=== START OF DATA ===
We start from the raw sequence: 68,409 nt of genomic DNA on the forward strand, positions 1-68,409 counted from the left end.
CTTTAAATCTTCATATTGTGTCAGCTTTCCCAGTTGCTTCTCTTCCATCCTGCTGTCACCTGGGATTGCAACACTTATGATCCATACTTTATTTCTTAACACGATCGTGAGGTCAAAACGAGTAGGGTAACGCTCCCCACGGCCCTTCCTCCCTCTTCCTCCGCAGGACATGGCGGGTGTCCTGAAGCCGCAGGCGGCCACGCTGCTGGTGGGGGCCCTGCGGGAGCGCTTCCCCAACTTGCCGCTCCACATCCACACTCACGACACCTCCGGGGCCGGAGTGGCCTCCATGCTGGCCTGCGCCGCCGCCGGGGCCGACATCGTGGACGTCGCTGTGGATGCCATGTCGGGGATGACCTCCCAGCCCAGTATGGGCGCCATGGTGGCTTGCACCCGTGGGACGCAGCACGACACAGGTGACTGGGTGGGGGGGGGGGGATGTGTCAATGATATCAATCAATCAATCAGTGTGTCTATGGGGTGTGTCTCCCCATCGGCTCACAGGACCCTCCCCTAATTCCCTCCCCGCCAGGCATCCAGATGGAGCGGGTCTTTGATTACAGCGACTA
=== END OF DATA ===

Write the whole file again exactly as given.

We start from the raw sequence: 68,409 nt of genomic DNA on the forward strand, positions 1-68,409 counted from the left end.
CTTTAAATCTTCATATTGTGTCAGCTTTCCCAGTTGCTTCTCTTCCATCCTGCTGTCACCTGGGATTGCAACACTTATGATCCATACTTTATTTCTTAACACGATCGTGAGGTCAAAACGAGTAGGGTAACGCTCCCCACGGCCCTTCCTCCCTCTTCCTCCGCAGGACATGGCGGGTGTCCTGAAGCCGCAGGCGGCCACGCTGCTGGTGGGGGCCCTGCGGGAGCGCTTCCCCAACTTGCCGCTCCACATCCACACTCACGACACCTCCGGGGCCGGAGTGGCCTCCATGCTGGCCTGCGCCGCCGCCGGGGCCGACATCGTGGACGTCGCTGTGGATGCCATGTCGGGGATGACCTCCCAGCCCAGTATGGGCGCCATGGTGGCTTGCACCCGTGGGACGCAGCACGACACAGGTGACTGGGTGGGGGGGGGGGGATGTGTCAATGATATCAATCAATCAATCAGTGTGTCTATGGGGTGTGTCTCCCCATCGGCTCACAGGACCCTCCCCTAATTCCCTCCCCGCCAGGCATCCAGATGGAGCGGGTCTTTGATTACAGCGACTA